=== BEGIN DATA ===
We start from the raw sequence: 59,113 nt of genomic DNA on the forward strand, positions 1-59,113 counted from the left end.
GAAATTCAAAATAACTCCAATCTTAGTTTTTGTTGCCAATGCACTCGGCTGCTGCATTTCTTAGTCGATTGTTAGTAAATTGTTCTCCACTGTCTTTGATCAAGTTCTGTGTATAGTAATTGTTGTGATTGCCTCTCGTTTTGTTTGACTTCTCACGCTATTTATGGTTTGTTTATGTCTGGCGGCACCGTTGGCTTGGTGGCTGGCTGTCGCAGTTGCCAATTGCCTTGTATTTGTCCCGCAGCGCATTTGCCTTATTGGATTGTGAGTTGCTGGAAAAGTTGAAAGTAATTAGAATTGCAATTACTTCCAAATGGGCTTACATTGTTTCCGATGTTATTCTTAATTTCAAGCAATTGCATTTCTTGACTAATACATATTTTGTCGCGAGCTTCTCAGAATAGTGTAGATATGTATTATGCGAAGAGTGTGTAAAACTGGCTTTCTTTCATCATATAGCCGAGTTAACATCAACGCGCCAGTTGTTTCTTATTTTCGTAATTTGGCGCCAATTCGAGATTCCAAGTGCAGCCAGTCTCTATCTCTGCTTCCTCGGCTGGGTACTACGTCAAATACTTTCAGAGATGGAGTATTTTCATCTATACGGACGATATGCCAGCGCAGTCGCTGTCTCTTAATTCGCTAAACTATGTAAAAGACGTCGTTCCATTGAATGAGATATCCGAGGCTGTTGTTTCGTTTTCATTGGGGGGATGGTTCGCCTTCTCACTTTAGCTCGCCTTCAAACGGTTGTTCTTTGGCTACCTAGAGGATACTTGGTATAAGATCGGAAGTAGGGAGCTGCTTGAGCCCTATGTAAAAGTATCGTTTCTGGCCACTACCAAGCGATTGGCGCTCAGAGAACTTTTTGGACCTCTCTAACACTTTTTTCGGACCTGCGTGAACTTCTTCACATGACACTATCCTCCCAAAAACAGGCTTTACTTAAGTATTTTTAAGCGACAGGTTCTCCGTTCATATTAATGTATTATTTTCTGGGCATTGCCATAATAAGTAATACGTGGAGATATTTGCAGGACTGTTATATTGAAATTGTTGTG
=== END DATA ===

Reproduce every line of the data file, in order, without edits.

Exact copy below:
We start from the raw sequence: 59,113 nt of genomic DNA on the forward strand, positions 1-59,113 counted from the left end.
GAAATTCAAAATAACTCCAATCTTAGTTTTTGTTGCCAATGCACTCGGCTGCTGCATTTCTTAGTCGATTGTTAGTAAATTGTTCTCCACTGTCTTTGATCAAGTTCTGTGTATAGTAATTGTTGTGATTGCCTCTCGTTTTGTTTGACTTCTCACGCTATTTATGGTTTGTTTATGTCTGGCGGCACCGTTGGCTTGGTGGCTGGCTGTCGCAGTTGCCAATTGCCTTGTATTTGTCCCGCAGCGCATTTGCCTTATTGGATTGTGAGTTGCTGGAAAAGTTGAAAGTAATTAGAATTGCAATTACTTCCAAATGGGCTTACATTGTTTCCGATGTTATTCTTAATTTCAAGCAATTGCATTTCTTGACTAATACATATTTTGTCGCGAGCTTCTCAGAATAGTGTAGATATGTATTATGCGAAGAGTGTGTAAAACTGGCTTTCTTTCATCATATAGCCGAGTTAACATCAACGCGCCAGTTGTTTCTTATTTTCGTAATTTGGCGCCAATTCGAGATTCCAAGTGCAGCCAGTCTCTATCTCTGCTTCCTCGGCTGGGTACTACGTCAAATACTTTCAGAGATGGAGTATTTTCATCTATACGGACGATATGCCAGCGCAGTCGCTGTCTCTTAATTCGCTAAACTATGTAAAAGACGTCGTTCCATTGAATGAGATATCCGAGGCTGTTGTTTCGTTTTCATTGGGGGGATGGTTCGCCTTCTCACTTTAGCTCGCCTTCAAACGGTTGTTCTTTGGCTACCTAGAGGATACTTGGTATAAGATCGGAAGTAGGGAGCTGCTTGAGCCCTATGTAAAAGTATCGTTTCTGGCCACTACCAAGCGATTGGCGCTCAGAGAACTTTTTGGACCTCTCTAACACTTTTTTCGGACCTGCGTGAACTTCTTCACATGACACTATCCTCCCAAAAACAGGCTTTACTTAAGTATTTTTAAGCGACAGGTTCTCCGTTCATATTAATGTATTATTTTCTGGGCATTGCCATAATAAGTAATACGTGGAGATATTTGCAGGACTGTTATATTGAAATTGTTGTG